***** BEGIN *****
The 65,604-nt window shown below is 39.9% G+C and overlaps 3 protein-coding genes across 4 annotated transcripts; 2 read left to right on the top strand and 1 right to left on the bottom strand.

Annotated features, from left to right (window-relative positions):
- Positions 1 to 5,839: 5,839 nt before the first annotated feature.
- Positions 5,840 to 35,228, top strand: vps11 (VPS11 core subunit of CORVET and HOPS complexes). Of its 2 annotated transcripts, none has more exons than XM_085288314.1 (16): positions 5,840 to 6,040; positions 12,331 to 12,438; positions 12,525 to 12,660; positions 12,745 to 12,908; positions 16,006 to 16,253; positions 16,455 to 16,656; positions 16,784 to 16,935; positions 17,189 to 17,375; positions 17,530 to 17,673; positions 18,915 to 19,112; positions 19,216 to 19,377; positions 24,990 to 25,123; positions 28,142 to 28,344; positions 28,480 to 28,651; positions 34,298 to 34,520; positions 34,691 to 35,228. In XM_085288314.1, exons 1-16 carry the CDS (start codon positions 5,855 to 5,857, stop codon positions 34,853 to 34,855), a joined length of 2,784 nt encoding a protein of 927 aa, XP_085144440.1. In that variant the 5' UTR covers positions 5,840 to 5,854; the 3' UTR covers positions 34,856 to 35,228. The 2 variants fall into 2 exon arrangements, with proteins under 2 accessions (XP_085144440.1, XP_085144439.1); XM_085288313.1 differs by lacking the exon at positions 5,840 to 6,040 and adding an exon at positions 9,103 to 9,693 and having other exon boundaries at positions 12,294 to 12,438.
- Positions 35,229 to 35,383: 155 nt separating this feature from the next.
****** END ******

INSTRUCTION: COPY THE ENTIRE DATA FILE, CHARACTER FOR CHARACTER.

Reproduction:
The 65,604-nt window shown below is 39.9% G+C and overlaps 3 protein-coding genes across 4 annotated transcripts; 2 read left to right on the top strand and 1 right to left on the bottom strand.

Annotated features, from left to right (window-relative positions):
- Positions 1 to 5,839: 5,839 nt before the first annotated feature.
- Positions 5,840 to 35,228, top strand: vps11 (VPS11 core subunit of CORVET and HOPS complexes). Of its 2 annotated transcripts, none has more exons than XM_085288314.1 (16): positions 5,840 to 6,040; positions 12,331 to 12,438; positions 12,525 to 12,660; positions 12,745 to 12,908; positions 16,006 to 16,253; positions 16,455 to 16,656; positions 16,784 to 16,935; positions 17,189 to 17,375; positions 17,530 to 17,673; positions 18,915 to 19,112; positions 19,216 to 19,377; positions 24,990 to 25,123; positions 28,142 to 28,344; positions 28,480 to 28,651; positions 34,298 to 34,520; positions 34,691 to 35,228. In XM_085288314.1, exons 1-16 carry the CDS (start codon positions 5,855 to 5,857, stop codon positions 34,853 to 34,855), a joined length of 2,784 nt encoding a protein of 927 aa, XP_085144440.1. In that variant the 5' UTR covers positions 5,840 to 5,854; the 3' UTR covers positions 34,856 to 35,228. The 2 variants fall into 2 exon arrangements, with proteins under 2 accessions (XP_085144440.1, XP_085144439.1); XM_085288313.1 differs by lacking the exon at positions 5,840 to 6,040 and adding an exon at positions 9,103 to 9,693 and having other exon boundaries at positions 12,294 to 12,438.
- Positions 35,229 to 35,383: 155 nt separating this feature from the next.